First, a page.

The Problem with Choke Tubes

The Problem with Choke Tubes

When I was shooting competitive sporting clays, I was the Imelda Marcos of choke tubes. Couldn’t get enough of them. Stainless and ported, black oxide and with a color-coded constriction inset, knurled and short—I had ’em all from open to XXFull and dozens in between. The only one I never managed to get hold of was a jug choke I coveted for rabbit and other in-your-face target vaporization. You can’t have everything, I hear.

What you can have is clean choke tubes. Or at least cleaner choke tubes.

Choke tubes require more attention when it comes to cleaning than your barrels and most of the other parts you disassemble for cleaning. The two factors affecting this are the threads and the plastic buildup from wads.

Before I found the time-cutting solution I’m going to tell you about in a minute, my preferred way of cleaning choke tubes was to fill a small Mason jar full of Hoppe’s No. 9 and let the tubes I’d used that day soak. My version of dinner dishes in the sink for an overnight swim. I’d clean the rest of my gun, and by the time I was done the built-up plastic was easier to remove with a copper bore brush and some patches. Stubborn spots got the soft plastic or copper bristle utility brush, as did any ports, knurled ends, and the threads.

Thread grit is your enemy. It can ruin the threads of both chokes and barrels, and it can be a serious disruptor to fully seating your choke to the bottom of the threads, something that poses a possible firing hazard. A very careful, thorough wipe of your choke tube threads to ensure no grit remains between the highs and lows is the first order of business. The barrel threads are then treated to the same care, swishing around lightly lubed and then dry patches until they came away clean. Some like an extremely light lubricant on the choke tube threads before screwing them back in, and that can help get them unscrewed when you’ve got hot barrels. Just remember that too much can have your tubes unscrewing themselves as you shoot, something you do not want.

This detailed cleaning ritual worked, but it was tedious. More than a little elbow grease was needed when there’d been a long practice week followed by a two-day tournament in which cleanings were neglected until returning home Sunday night or the next week. Shoot 1,000 or more rounds a week without cleaning your tubes, and that plastic buildup will have you cursing. In addition, built-up grime between the threads can become cement-like—and there will be grime between the threads, I don’t care what brand of choke tube or gun you’re using. Trust me, the last thing you want to discover when you move from Station 7’s sets of 25-yard following pairs to Station 8’s 50-yard simultaneous minis is that you you’ve left your choke tube wrench in the truck and you’re stuck addressing Station 8 with a Skeet II constriction. That doesn’t help rack up the “Xs” on the ol’ scorecard.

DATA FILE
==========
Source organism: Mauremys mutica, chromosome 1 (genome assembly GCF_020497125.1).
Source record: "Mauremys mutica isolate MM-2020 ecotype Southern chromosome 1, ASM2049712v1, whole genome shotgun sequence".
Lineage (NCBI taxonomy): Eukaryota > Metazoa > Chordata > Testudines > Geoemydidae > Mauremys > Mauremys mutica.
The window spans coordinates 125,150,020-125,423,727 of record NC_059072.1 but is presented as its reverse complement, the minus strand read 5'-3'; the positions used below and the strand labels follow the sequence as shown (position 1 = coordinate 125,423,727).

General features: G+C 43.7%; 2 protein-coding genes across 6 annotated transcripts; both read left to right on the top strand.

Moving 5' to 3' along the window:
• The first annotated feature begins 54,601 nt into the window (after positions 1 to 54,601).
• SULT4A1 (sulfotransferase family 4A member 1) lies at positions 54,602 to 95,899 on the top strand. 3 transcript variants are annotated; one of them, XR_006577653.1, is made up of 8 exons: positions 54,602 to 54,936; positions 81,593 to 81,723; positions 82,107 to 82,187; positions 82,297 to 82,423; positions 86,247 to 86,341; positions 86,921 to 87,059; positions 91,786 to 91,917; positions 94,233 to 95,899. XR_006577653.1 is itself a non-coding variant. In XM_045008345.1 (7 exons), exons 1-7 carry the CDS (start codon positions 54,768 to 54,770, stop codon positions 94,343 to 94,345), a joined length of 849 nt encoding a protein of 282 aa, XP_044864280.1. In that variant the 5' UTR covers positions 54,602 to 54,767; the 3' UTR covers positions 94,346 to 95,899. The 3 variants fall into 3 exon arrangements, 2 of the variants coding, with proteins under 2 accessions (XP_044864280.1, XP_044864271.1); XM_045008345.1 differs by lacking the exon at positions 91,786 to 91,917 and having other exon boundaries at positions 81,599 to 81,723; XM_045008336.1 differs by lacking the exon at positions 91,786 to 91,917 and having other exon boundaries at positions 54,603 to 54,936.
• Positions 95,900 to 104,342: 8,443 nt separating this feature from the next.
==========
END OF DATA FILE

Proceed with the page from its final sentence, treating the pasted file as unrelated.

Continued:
You only need to leave that choke wrench behind once to make sure it always has a place in your on-course range bag after that. An improvement over that, I’d say, is to carry a Hoppe’s Bore Snake with you.

I started packing one in my shell bag every time I went on course, running it through both barrels of my over/under every couple stations or so. You can do it with a semi-auto or pump, too, and without disassembly. Just drop the weighted end of the Bore Snake into the open receiver (unloaded gun, of course) and down the barrel. Next, pull it through from the muzzle end as you would if the barrel were off the receiver assembly, though you may have to help some of the Snake through the narrow receiver as you won’t be pulling it in a straight line until the entire device is in the barrel. 

Did this render my gun spotless at the end of a tournament weekend in which I might fire 400 rounds? No. Did it reduce my overall cleaning time? Yes it did. More important, the chore of choke-tube cleaning became much easier. No more long soaks in a Mason jar of Hoppe’s. No more scrubbing at the tough spots. Even the holes in my ported tubes had reduced residue buildup. A quick swab with a bore brush, patch with solvent, a dry patch or two, and a thread cleaning were all it now took to have my tubes back to squeaky clean.

Do yourself a favor. If you spend any time shooting trap, skeet, five-stand, sporting clays, or F.I.T.A.S.C., stuff a Hoppe’s Bore Snake in the side pocket of your shell bag. When it comes time for the after-shoot breakdown and cleaning you (and your choke tubes) will be glad you did.